Vic IT bungles Labor’s fault, says Liberal Minister

news Victorian Minister for Technology Gordon Rich-Phillips has lambasted the past Labor Government’s “incompetence, mismanagement and waste” in its handling of Information and Communication Technology (ICT) projects in the state.

Rich-Phillips was reacting to Ombudsman George Brouwer’s recently released report that indicts the government for losses to the tune of $1.44 billion, disregard of deadlines, and failure to meet expectations on 10 key IT projects undertaken in the last half-decade. It is estimated that on average the projects were 110 percent over budget, with the original figure of $1.3 billion ballooning to at least $2.74 billion. “On average, project will have more than doubled in cost by the time they are finished,” the report said.

“Taxpayers would be horrified by this report and its finding that more than a billion dollars of their money was wasted because of Labor’s incompetence,” said Rich-Phillips, pointing out that the money could have been used to pay for more schools, child protection workers, police or Bendigo hospitals. “Labor clearly cannot be trusted with taxpayers’ money,” he stated.

The Ombudsman’s report documents the self-initiated investigation of Brouwer and his team after concerns were repeatedly voiced about Victoria’s IT project governance. The ICT projects assessed include the high profile Ultranet, HealthSMART, myki and LEAP database projects, and the less known integrated courts management system and a new integrated housing information program. Brouwer in his report says, “Each of the 10 projects I examined failed to meet expectations; most failed to meet delivery timeframes and all ran over budget.”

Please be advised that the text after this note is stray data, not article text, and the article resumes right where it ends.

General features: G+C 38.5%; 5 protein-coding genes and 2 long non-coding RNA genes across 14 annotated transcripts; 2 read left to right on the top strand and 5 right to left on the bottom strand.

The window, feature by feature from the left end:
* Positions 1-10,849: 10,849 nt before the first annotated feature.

Rich-Phillips alleged that the Coalition had frequently raised these issues with the former Government, as had the Ombudsman. “But nothing was done, cementing Labor’s culture of poor leadership, no accountability and a lack of governance,” he said.

Detailing the reasons for their going off the rails the report noted, “None of the projects investigated was well-planned”. It said that the roles of the project leaders were not well defined and that agencies did not give politicians enough information and advice to make informed decisions. “In some cases, optimism bias led to costs and timelines being based upon hope, rather than evidence or comparisons with similar projects and despite advice from experts and vendors,” it stated.

“A lack of leadership, a lack of accountability, a lack of governance, poor planning, inadequate funding, below standard probity controls and under-par project management” were some of the criticisms levelled by the Ombudsman on project agencies.

Rich- Phillips acknowledged that a major cultural overhaul was needed to fix the ICT mess created by Labor. “We accept that change is long overdue and are working through the recommendations of the report,” he said. IT projects would undergo stringent inspection under his Government, with the high-value, high-risk unit within the Treasury already in place for centralised as well as closer scrutiny of major projects. “We will take any necessary steps to end the waste of taxpayers’ money and ensure government ICT projects deliver the benefits that they should,” Rich-Phillips asserted.